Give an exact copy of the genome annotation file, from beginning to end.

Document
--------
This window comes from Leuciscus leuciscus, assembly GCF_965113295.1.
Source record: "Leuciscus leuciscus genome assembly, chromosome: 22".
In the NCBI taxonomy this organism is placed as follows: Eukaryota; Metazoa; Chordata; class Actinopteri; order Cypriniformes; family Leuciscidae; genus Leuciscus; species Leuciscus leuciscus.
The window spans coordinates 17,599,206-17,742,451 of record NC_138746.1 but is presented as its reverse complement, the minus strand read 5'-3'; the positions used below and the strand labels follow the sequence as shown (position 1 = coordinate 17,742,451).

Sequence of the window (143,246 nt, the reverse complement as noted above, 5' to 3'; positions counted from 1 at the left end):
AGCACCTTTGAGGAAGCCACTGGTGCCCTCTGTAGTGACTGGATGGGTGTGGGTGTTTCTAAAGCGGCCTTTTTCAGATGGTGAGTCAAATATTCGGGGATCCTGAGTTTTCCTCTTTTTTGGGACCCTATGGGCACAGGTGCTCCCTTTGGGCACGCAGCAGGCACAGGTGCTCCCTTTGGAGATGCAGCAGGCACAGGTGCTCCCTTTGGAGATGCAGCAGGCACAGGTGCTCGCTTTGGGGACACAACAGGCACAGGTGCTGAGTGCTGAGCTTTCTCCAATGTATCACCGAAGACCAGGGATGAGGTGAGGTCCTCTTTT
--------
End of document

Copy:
This window comes from Leuciscus leuciscus, assembly GCF_965113295.1.
Source record: "Leuciscus leuciscus genome assembly, chromosome: 22".
In the NCBI taxonomy this organism is placed as follows: Eukaryota; Metazoa; Chordata; class Actinopteri; order Cypriniformes; family Leuciscidae; genus Leuciscus; species Leuciscus leuciscus.
The window spans coordinates 17,599,206-17,742,451 of record NC_138746.1 but is presented as its reverse complement, the minus strand read 5'-3'; the positions used below and the strand labels follow the sequence as shown (position 1 = coordinate 17,742,451).

Sequence of the window (143,246 nt, the reverse complement as noted above, 5' to 3'; positions counted from 1 at the left end):
AGCACCTTTGAGGAAGCCACTGGTGCCCTCTGTAGTGACTGGATGGGTGTGGGTGTTTCTAAAGCGGCCTTTTTCAGATGGTGAGTCAAATATTCGGGGATCCTGAGTTTTCCTCTTTTTTGGGACCCTATGGGCACAGGTGCTCCCTTTGGGCACGCAGCAGGCACAGGTGCTCCCTTTGGAGATGCAGCAGGCACAGGTGCTCCCTTTGGAGATGCAGCAGGCACAGGTGCTCGCTTTGGGGACACAACAGGCACAGGTGCTGAGTGCTGAGCTTTCTCCAATGTATCACCGAAGACCAGGGATGAGGTGAGGTCCTCTTTT